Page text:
Story at a glance
- Singer Janelle Monáe referenced the lack of diversity in nominees in her Oscars performance.
- This theme was echoed by many other presenters.
- The international film “Parasite” earned a historic win
Sunday's boisterous 92nd Academy Awards Ceremony shone the spotlight on a slew of veteran and up-and-coming talent alike. Last evening at the Dolby Theatre, Janelle Monáe led the commencement of the event. Emerging from a set decked out like the humble home of Mr. Rogers, the performer gave a classy, flashy parody on Fred Rogers' nostalgic ditty “Won't You Be My Neighbor?”
For those who were listening closely, Monáe's altered lyrics reflected the current state of many of mainstream Hollywood's award nominations. Specifically, the singer called out the show for not being diverse enough. Following Monáe's stellar opener, many other award presenters and winners took the opportunity to further address the issue.
Introducing the audience to the ceremony were Chris Rock and Steve Martin, who came on and took a few cracks at the historical and perpetuated racism within the moviemaking industry. Within their dialogue back and forth, Martin suggested that the Oscars have evolved over the past nine decades.
“Back in 1929, there were no black acting nominees,” Martin stated.
Beaming with sarcastic enthusiasm, Rock fired back: “And now in 2020 we got one!”
Rock had appeared in last year's Netflix production of “Dolemite Is My Name,” a comedy with a black protagonist and supporting cast. While it did moderately successful at the Critics Choice Movie Awards, the film was not nominated by the Academy. Instead, its Netflix contemporary, “The Irishman” — helmed by veteran director Martin Scorsese — garnered great attention at the Oscars.
While “Harriet,” the moving biopic on Harriet Tubman, former-slave-turned-abolitionist, was considered for several awards, it did not win any. However, the film's star Cynthia Erivo got to perform the original song “Stand Up,” which was featured in “Harriet.” Yet the biggest success of African American cinema of the past year that was celebrated at the Academy Awards was “Hair Love,” winner of the Best Animated Short Film Award.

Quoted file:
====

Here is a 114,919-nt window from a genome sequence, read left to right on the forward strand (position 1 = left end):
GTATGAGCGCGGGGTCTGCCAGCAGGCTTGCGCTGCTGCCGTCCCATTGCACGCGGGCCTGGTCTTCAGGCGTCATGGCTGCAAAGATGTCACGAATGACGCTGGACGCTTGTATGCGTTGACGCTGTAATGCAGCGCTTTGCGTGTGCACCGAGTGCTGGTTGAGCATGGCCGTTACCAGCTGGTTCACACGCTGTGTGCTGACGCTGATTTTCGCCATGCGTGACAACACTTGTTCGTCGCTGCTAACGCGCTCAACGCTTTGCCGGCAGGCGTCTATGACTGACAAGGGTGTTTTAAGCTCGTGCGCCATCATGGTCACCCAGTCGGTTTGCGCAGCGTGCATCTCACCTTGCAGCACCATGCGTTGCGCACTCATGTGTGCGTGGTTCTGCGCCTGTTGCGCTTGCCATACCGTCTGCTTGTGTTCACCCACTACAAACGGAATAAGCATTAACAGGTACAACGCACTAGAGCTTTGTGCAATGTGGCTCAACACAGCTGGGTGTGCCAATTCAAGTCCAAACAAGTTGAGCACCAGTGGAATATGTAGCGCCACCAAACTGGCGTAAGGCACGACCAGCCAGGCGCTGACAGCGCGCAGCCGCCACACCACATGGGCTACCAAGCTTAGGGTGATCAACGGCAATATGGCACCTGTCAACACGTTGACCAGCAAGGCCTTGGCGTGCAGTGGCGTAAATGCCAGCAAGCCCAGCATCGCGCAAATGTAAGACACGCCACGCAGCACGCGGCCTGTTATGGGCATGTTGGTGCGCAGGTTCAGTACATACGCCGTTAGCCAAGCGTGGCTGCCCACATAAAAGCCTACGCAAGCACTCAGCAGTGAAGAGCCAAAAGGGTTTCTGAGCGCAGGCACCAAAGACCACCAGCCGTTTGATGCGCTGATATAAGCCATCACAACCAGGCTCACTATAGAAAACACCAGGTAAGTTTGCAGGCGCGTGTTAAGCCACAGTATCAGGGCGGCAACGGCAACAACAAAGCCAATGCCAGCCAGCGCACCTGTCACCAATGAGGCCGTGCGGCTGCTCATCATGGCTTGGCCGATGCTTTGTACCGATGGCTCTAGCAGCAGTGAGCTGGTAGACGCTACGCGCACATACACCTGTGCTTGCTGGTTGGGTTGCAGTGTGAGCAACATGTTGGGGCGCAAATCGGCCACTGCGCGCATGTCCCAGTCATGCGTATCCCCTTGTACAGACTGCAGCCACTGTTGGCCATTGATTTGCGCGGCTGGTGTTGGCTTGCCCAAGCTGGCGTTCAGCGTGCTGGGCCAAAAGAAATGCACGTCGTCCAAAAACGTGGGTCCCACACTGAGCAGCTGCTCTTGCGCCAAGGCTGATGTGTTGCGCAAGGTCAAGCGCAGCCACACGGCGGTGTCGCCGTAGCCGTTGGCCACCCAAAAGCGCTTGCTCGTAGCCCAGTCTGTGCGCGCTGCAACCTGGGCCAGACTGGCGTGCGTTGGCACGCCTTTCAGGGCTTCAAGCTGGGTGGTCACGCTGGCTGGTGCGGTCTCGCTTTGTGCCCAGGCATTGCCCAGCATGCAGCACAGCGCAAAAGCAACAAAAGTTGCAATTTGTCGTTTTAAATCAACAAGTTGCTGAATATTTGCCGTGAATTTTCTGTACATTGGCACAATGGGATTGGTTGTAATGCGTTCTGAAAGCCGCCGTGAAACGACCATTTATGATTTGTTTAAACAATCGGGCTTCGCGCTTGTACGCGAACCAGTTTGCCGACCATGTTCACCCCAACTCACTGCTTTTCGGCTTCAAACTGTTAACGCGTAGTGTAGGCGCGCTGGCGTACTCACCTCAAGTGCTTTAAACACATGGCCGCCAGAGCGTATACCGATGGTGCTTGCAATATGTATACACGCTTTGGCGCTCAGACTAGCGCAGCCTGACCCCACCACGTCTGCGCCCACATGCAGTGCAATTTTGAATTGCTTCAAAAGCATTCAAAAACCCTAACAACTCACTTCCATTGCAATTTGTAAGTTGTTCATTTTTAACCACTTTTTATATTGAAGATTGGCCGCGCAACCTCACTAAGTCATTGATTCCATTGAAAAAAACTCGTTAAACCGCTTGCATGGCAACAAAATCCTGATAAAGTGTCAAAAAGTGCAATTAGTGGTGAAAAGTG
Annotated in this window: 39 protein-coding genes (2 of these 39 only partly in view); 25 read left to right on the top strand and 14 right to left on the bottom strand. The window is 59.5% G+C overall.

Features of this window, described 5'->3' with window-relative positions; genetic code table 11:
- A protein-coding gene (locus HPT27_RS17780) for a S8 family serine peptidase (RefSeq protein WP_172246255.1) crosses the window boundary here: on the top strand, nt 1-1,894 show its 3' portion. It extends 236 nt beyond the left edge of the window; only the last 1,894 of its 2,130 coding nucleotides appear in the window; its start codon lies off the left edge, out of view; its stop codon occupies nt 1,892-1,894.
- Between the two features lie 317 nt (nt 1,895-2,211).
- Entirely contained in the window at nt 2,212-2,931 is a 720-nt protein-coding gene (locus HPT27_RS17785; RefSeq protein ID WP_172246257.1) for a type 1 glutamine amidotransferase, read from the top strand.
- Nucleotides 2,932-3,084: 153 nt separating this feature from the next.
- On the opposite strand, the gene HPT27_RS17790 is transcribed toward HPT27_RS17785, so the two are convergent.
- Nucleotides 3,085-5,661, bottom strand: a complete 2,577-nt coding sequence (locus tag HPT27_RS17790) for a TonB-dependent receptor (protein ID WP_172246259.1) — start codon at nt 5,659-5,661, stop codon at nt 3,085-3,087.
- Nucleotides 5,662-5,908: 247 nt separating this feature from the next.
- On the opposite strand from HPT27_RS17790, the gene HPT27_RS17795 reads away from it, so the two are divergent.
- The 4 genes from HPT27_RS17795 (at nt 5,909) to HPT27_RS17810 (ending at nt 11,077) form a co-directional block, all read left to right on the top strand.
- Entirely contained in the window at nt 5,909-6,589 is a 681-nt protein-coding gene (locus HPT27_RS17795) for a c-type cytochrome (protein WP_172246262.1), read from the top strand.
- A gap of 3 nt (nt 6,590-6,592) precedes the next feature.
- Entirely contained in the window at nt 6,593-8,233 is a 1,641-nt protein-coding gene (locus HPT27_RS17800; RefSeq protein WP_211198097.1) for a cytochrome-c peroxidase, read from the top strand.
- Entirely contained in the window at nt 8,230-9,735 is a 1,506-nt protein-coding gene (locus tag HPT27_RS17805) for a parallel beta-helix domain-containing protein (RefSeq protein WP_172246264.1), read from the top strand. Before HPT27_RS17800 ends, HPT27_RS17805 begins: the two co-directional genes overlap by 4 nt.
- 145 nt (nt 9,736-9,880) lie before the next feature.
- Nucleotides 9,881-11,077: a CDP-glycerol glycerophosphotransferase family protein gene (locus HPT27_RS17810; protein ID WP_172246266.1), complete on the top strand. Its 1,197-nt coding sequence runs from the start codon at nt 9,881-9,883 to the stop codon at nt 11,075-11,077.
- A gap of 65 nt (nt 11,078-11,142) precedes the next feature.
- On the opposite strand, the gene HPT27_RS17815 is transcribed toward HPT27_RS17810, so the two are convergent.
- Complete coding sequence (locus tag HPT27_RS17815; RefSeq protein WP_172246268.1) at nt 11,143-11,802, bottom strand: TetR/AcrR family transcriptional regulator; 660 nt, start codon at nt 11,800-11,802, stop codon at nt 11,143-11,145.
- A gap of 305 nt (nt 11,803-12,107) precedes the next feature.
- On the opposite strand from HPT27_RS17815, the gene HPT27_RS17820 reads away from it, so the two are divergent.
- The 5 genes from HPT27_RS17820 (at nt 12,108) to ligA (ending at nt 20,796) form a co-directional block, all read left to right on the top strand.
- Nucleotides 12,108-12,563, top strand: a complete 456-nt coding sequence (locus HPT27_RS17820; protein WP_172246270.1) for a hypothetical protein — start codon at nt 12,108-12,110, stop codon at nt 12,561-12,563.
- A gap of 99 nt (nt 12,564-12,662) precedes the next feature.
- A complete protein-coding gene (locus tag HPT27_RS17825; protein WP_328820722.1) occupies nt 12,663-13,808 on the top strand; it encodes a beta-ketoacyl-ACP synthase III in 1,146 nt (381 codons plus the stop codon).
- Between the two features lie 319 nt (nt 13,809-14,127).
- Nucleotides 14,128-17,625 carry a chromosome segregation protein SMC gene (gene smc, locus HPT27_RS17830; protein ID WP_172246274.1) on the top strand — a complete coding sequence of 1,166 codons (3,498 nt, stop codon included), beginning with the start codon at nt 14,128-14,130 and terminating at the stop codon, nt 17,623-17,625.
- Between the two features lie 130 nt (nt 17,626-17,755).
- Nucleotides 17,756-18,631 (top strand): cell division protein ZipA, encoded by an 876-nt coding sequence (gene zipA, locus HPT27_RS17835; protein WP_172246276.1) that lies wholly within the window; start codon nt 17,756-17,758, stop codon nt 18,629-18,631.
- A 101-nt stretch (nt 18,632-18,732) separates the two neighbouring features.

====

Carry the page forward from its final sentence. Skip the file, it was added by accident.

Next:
Accepting the awards for “Hair Love” were Matthew A. Cherry and Karen Rupert Toliver.
“Hair Love was done because we wanted to see more representation in animation,” Cherry said during his acceptance speech. “We wanted to normalize black hair.”
Cherry happens to be the second former athlete to have achieved an Oscar for Best Animated Short Film, the first being Kobe Bryant for “Dear Basketball” (2018).
“May we all have a second act as great as his was,” Cherry spoke fondly of the late basketball star. Bryant, along with his 13-year-old daughter and seven other individuals, was killed in a tragic helicopter crash in Calabasas, Calif., on Jan. 26. During Billie Eilish's performance of “In Memoriam,” Bryant was one of the deceased celebrities to be commemorated.
While the Academy Awards seemed to dismiss many African American talents this year, it was quick to show appreciation of foreign filmmaking industries, particularly through the lauded reception of the Korean drama “Parasite.” The movie took home a whopping total of four Oscars.
International films are nothing new to Hollywood. American cinematographers and movie companies have been working with other nationalities for the vast majority of Hollywood's existence. Such relations have produced significant productions such as “La Strada” (1954), which won an Academy Award for Best Foreign Language Film, and the ongoing “Gojira” franchise.